In August 2017 I was the guest astronomer on an Omega Holidays trip to observe the total solar eclipse from Idaho, USA. Below is a brief photo report from that trip – images of totality begin about half way down.
Our trip began in Salt Lake City, Utah, from where we headed north across the border into Idaho and the town of Pocatello. Our hotel there would be the group’s base for the next two days and on the evening of our arrival I presented a welcome talk on the solar eclipse, what we could expect to see and our plans for getting to our chosen observing site. Already there was great excitement about what lay ahead in the coming 48 hours and the latest weather forecasts showed that we would be in with a good chance of seeing the eclipse, providing that a narrow band of high cloud that was showing up in the forecast models moved far enough south by the time of first contact.
The next day we ventured northwest of Pocatello — entering the path of totality for the first time — for a day trip to the Craters of the Moon National Monument. This extraordinary volcanic landscape really did seem alien, and indeed it was here that NASA brought some of the Apollo astronauts for geology training prior to their lunar missions.
From some viewpoints the landscape was uncannily Moon-like. This hill (below) in particular reminded me of the enormous mountains encircling the Taurus-Littrow valley visited by the Apollo 17 mission.
A close-up shot of the ground at Craters of the Moon, made up of a light, glassy volcanic material which caught the sun and in places appeared iridescent.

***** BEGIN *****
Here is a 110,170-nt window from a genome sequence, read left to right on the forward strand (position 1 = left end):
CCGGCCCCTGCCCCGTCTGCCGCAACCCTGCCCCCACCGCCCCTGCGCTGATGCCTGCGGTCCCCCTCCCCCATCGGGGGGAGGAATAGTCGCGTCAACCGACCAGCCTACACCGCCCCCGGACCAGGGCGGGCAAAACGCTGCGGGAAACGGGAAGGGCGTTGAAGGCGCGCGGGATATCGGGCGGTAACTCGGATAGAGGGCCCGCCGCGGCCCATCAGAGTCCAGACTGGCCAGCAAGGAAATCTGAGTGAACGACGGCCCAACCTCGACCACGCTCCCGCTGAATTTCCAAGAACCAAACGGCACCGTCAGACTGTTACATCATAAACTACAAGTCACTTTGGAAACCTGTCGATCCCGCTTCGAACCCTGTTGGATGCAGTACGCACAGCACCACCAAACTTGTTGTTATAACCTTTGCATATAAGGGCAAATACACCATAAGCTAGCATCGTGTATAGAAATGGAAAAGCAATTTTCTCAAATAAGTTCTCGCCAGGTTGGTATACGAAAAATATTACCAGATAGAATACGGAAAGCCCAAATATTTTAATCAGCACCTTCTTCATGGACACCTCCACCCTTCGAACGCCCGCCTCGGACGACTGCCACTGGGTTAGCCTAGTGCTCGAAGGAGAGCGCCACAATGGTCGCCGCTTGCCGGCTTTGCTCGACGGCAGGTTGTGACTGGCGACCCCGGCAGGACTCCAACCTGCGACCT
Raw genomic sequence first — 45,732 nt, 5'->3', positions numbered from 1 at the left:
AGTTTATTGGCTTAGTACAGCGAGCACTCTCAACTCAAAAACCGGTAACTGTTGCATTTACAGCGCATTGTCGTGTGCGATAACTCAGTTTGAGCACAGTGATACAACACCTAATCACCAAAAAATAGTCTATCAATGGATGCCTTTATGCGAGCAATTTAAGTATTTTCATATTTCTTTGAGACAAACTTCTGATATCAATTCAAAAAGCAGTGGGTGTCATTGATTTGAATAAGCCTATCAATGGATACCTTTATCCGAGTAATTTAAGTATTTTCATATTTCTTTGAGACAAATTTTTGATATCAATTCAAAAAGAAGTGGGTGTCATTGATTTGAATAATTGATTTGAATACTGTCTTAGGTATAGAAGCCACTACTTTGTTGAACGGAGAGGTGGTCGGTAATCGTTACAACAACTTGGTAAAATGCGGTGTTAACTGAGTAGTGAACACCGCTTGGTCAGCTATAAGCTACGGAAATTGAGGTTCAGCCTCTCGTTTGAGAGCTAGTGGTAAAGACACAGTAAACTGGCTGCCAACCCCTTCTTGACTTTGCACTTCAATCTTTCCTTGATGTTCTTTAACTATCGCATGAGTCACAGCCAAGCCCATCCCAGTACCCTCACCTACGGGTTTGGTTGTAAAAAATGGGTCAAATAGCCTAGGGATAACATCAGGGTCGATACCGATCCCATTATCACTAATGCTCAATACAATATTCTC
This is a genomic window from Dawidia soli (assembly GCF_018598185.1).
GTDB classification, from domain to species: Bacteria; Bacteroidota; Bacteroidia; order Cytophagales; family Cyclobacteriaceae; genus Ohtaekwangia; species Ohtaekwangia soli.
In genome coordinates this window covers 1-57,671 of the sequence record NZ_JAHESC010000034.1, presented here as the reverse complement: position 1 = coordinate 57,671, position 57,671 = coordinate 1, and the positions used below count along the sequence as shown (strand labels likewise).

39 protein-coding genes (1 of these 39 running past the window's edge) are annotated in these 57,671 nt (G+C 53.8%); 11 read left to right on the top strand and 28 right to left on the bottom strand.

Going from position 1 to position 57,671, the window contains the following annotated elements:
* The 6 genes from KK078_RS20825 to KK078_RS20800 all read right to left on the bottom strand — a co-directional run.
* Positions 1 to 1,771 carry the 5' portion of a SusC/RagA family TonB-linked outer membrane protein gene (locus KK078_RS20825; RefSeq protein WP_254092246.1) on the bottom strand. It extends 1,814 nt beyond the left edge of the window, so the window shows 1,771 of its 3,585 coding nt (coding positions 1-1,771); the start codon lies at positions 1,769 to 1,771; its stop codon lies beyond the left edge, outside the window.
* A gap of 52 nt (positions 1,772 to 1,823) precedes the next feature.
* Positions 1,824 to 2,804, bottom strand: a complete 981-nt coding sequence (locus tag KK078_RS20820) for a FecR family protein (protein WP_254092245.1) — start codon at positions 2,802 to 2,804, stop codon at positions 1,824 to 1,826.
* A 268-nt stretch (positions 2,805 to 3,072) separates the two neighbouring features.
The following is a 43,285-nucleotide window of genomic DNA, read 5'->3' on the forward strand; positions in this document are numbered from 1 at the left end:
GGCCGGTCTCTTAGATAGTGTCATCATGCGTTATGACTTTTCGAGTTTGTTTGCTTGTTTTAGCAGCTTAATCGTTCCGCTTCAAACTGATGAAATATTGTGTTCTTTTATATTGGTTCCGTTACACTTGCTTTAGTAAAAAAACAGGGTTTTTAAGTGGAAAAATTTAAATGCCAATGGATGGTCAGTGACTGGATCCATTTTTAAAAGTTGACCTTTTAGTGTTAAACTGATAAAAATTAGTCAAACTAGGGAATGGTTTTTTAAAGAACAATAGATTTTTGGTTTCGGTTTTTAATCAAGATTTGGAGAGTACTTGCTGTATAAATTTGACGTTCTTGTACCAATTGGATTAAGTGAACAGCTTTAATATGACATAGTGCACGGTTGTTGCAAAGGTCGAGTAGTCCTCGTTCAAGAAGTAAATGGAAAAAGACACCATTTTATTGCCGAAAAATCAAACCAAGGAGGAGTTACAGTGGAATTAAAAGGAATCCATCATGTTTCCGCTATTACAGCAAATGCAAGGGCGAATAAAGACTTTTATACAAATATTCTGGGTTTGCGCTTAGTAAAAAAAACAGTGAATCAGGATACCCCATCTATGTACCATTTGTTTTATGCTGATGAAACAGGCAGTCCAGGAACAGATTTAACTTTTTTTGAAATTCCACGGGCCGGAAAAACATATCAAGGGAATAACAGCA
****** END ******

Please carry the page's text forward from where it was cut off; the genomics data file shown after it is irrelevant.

In the days leading up to the eclipse we encountered overhead road signs throughout Idaho and Salt Lake City warning of eclipse-related traffic. Thankfully though, and contrary to a number of predictions, the roads in the days before the eclipse seemed rather quiet if anything, and we had absolutely no trouble getting about in the coach. That would change after the eclipse ended though!
Similarly, we didn’t see or experience any of the forecasted pre-eclipse panic buying or shops/gas stations without food and supplies. In fact, as the pictures below show, local stores were well-prepared and well-stocked for the event. Local and network television news programmes were even reporting that some hotels still had rooms available and, according to one broadcast, some eateries in the eclipse path were seeing markedly low numbers compared to previous summers. Were people scared away by warnings of chaos? Quite possibly. Certainly the atmosphere pre-eclipse felt very similar to that in the West Country in the years preceding the 1999 total solar eclipse.